If the Indian government has strategic sense, however little, it would at once see the Chinese MIRVs as compounding and complicating a simplistic Indian, already fraught, deterrence posture and, instead of buying useless high-priced hardware, such as the Rafale combat aircraft,  it would invest in concurrent development and induction of the most modern missile in the Indian arsenal, Agni-5, approve immediate test-firing of the ASL, Hyderabad, designed and developed MIRV technology collecting dust — let me remind you for the last decade and more, retrofit the older long range Agni’s with the proven A-5 innovations like the System (or guidance)-on-chip (for terminal accuracy even at extreme range), and prepare to resume testing of high yield hydrogen  warheads to close the gap in the strategic wherewithal with regard to China that is widening at an alarming pace.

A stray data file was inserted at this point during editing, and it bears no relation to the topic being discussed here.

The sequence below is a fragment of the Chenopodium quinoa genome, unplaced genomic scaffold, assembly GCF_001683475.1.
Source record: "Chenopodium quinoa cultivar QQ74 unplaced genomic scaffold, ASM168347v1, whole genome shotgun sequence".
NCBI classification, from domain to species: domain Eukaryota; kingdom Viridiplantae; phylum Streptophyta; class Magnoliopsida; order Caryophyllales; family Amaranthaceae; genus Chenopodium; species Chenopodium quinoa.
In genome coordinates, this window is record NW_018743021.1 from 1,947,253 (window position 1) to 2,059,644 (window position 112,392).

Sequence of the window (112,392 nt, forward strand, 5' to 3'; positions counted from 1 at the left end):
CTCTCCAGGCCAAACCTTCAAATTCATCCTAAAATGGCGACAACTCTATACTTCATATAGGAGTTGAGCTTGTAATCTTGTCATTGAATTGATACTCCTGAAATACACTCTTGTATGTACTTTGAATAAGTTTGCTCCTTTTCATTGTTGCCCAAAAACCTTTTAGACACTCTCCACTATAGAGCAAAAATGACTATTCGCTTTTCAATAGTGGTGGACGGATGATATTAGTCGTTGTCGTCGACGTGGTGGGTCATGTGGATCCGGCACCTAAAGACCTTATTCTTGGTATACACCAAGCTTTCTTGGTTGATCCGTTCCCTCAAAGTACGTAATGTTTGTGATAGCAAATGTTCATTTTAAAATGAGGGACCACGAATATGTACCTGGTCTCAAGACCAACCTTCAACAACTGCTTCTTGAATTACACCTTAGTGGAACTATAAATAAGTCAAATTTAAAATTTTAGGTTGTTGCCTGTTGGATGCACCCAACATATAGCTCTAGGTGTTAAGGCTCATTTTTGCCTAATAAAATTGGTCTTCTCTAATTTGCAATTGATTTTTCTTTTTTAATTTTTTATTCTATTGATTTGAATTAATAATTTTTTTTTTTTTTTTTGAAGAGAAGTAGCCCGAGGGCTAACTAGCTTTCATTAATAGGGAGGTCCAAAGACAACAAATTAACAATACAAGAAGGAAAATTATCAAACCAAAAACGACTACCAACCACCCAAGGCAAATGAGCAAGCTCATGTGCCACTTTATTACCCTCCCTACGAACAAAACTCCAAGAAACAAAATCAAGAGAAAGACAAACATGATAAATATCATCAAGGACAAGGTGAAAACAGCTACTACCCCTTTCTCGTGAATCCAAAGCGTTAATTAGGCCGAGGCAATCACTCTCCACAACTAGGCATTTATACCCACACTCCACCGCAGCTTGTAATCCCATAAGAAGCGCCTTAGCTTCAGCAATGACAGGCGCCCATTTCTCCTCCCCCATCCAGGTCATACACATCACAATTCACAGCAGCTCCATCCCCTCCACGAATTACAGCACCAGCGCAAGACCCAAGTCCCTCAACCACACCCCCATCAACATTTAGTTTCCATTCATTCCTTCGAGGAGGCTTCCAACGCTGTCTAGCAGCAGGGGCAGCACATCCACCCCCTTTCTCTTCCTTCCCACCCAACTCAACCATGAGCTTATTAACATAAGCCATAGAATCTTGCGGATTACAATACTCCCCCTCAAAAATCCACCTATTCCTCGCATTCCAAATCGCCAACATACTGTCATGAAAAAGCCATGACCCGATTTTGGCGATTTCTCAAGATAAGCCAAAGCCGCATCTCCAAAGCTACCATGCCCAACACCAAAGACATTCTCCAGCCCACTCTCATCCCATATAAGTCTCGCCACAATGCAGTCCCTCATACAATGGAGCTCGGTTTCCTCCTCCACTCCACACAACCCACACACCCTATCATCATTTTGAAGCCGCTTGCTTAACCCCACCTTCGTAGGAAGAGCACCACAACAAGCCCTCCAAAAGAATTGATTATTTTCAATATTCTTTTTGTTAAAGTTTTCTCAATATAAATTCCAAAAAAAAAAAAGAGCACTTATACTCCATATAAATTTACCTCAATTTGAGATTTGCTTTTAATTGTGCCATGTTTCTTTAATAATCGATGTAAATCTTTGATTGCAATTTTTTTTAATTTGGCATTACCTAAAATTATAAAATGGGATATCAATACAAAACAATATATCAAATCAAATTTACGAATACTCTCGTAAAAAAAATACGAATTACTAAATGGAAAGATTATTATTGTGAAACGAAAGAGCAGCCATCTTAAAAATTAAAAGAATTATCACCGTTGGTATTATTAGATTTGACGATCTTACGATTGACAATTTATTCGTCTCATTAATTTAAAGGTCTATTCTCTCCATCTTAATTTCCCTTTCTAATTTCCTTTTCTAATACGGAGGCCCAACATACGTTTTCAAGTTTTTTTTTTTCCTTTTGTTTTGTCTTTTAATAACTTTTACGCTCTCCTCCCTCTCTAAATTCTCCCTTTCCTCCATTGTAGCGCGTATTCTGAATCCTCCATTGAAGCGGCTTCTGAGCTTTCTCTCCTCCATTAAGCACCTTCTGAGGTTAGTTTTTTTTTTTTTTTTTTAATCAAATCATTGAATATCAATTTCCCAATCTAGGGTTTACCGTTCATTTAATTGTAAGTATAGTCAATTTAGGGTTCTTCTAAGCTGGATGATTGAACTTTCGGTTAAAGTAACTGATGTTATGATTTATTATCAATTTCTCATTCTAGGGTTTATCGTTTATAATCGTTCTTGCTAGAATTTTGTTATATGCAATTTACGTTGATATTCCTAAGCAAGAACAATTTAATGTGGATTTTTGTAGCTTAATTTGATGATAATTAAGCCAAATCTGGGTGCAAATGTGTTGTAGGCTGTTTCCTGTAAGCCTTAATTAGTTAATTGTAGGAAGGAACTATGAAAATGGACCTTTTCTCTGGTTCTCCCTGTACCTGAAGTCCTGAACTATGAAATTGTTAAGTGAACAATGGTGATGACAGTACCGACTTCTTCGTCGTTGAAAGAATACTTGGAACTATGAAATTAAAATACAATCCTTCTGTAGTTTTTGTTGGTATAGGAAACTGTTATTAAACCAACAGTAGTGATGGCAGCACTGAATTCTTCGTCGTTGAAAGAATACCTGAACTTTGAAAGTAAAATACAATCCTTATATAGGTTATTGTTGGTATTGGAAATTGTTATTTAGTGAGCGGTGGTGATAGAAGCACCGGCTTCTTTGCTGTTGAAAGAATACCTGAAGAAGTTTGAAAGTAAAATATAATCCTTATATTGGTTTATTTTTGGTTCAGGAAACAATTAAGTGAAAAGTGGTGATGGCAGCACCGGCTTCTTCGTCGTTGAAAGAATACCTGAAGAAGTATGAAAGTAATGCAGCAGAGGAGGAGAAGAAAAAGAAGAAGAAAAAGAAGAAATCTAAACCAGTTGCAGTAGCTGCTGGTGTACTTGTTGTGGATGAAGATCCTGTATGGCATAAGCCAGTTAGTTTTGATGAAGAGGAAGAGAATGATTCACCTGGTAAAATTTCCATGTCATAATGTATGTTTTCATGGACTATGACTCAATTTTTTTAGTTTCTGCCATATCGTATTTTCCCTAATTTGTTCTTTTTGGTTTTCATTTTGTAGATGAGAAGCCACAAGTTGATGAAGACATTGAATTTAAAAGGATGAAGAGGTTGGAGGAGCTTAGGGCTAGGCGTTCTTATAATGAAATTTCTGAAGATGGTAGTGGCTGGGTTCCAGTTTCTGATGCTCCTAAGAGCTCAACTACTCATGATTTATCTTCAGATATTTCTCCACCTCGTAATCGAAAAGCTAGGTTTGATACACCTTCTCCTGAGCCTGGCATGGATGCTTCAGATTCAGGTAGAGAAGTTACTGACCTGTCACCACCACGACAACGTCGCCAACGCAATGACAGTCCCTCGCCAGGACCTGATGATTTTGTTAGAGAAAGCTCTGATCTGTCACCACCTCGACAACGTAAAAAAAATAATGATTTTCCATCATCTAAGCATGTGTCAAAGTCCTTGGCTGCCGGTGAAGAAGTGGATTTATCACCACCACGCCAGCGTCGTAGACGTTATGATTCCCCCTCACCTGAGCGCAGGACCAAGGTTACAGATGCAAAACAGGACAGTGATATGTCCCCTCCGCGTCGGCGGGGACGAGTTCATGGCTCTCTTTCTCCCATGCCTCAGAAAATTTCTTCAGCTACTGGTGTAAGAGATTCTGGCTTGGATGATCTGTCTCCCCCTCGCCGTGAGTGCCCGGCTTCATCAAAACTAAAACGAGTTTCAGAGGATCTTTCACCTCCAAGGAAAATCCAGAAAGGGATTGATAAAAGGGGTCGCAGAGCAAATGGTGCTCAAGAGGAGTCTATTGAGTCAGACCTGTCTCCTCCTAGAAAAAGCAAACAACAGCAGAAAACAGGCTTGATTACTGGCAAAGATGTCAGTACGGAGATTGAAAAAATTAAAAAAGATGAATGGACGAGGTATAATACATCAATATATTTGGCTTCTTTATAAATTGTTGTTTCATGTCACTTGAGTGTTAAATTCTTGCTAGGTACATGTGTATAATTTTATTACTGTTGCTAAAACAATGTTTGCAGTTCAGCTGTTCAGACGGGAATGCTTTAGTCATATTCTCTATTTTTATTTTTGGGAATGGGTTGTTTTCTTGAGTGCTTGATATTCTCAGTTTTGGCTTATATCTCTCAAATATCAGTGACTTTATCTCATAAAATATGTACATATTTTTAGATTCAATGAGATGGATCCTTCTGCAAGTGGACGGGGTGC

Then again, Prime Minister Narendra Modi may be inclined to do nothing in the strategic sphere to mar the prospects of an early audience with the US President Donald J Trump in Washington. Even the Pakistani test this past week of  a MIRVed missile (with three warhead capacity — the technology being transferred to it whole by China) being not enough of a goad.

Posted in Asian geopolitics, China, China military, Cyber & Space, Decision-making, Defence Industry, Europe, Geopolitics, Great Power imperatives, India's China Policy, India's strategic thinking and policy, MEA/foreign policy, Military Acquisitions, Missiles, nonproliferation, Nuclear Policy & Strategy, Nuclear Weapons, society, South Asia, Strategic Forces Command, Strategic Relations with the US & West, United States, US., Weapons | 25 Comments